Academic journal article Journal of Southeast Asian Studies

Problematic Progress: Reading Environmental and Social Change in the Mekong Delta

Academic journal article Journal of Southeast Asian Studies

Problematic Progress: Reading Environmental and Social Change in the Mekong Delta

Article excerpt

In 1930 the Governor-General of French Indochina, Pierre Pasquier, spoke at the inauguration ceremony for a new canal in the western Mekong Delta. French planners had designed the canal to improve transportation along the coast of the (then) Gulf of Siam between Rach Gia and Ha Tien; it was to carry fresh water into coastal lands seasonally inundated by salt water, one of a series of projects to expand settlement into the Long Xuyen Quadrangle (Til' giac), a depressed floodplain covering more than 400,000 hectares between the Hau Giang River and the Gulf. The Quadrangle is bounded at its corners by the towns of Long Xuyen, Chau Doc, Ha Tien and Rach Gia. Pasquier used the opportunity to defend the colonial position in Indochina at a time when anticolonial uprisings were mounting. He celebrated France's 'civilising touch' in these new works, which he took as evidence of the benefits of colonial rule:

What brighter proof of the continuity and benefit of our policies than this hydraulic management of Cochinchina, pursued since the first days of the conquest, continuing 60 years without pause to realize a plan that provides, by a network of canals extended by our engineers in the Mekong and Donai [sic] Deltas, development for the benefit of the Annamite [Vietnamese] people from these alluvial soils, heavy with silt, heavy with their future crops....

From the heights of one of these dredges, instruments of progress that have continued without pause through the forests of 'tram' [malaleuca] and mangrove [rhizophora] - swamps that were inhabited until very recently by wild elephants .... Now they are opened up to the sun by these waterways, life-giving furrows traversing an uninhabited, uncultivated plain ... I would like to show this to all denigrators of the French work [l'oeuvre francaise], these immense expanses ... yesterday they were dismal, vast solitudes, but today they are rich patchworks, sumptuous cloisonnes in which the golds and emeralds of the peaceful fields are set as far as the eye can see .... (1)

Pasquier's speech conjures a familiar colonial image: European engineers and machines, etching straight lines through an unorganised, tropical landscape and creating an orderly canal network in its place. It is true that the colonial Public Works Department and its dredging contractor created many new canals and significantly changed the Delta landscape. Colonial statistics suggest rapid agricultural growth and environmental change during this period. From 1880 to 1930, the total volume of earth dredged in the Mekong Delta totalled 165 million cubic metres; this compares with 210 million for the Panama Canal and 260 million for the Suez. (2) These new canals drained large areas and complemented the demands from an increasing population of Viet (ethnic Vietnamese) farmers migrating in from the north. Cultivated land area rose from 200,000 hectares in 1879 to 2.4 million in 1929. This represented an increase from roughly 5 per cent to 60 per cent of the total surface area in the Vietnamese portion of the Mekong Delta. (3)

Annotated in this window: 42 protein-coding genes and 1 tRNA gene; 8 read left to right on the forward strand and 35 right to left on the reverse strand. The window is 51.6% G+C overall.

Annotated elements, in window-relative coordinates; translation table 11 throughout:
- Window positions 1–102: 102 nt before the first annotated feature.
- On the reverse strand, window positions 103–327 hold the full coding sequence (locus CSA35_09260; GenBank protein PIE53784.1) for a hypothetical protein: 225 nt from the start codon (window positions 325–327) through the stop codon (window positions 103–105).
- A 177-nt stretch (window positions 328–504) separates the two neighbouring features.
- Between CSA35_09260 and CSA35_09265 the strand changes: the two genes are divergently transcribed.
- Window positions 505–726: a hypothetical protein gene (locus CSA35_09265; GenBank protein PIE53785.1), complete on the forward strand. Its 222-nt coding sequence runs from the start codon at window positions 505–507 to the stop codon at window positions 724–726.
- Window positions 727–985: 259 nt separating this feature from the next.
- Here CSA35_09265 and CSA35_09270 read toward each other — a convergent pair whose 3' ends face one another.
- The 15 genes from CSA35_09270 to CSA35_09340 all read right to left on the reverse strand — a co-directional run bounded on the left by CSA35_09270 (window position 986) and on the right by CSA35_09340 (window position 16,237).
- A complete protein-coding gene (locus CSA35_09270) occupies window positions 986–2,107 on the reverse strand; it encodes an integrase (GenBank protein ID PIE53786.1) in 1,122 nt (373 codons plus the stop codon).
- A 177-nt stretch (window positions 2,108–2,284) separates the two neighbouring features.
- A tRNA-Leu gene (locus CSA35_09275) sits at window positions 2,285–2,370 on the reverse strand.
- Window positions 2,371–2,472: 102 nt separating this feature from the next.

However, the Mekong Delta before the French works was not a 'vast solitude' in the colonial sense of a chaotic wilderness or a blank slate. The French conquered what was already a landscape that had been organised by others before them. The earliest known Delta settlements were concentrated in the Long Xuyen Quadrangle from 200 BCE. (Archaeologists group them into what is roughly described as the 'Oc Eo' or 'Funan' culture. (4) Pre-Angkorian settlements continued here from the sixth to seventh centuries CE to the foundation of the kingdom of Angkor in the ninth century. The influence of the Angkor and Champa kingdoms diminished in the Mekong Delta following the Siamese army's victory at Angkor in 1431 and the Dai Viet (Vietnamese) defeat of Champa in 1471. (5) The Siamese and Vietnamese kingdoms expanded their influence to control respectively the Battambang-Tonle Sap (Great Lake) and the Dong Nai-Sai Gon areas. …

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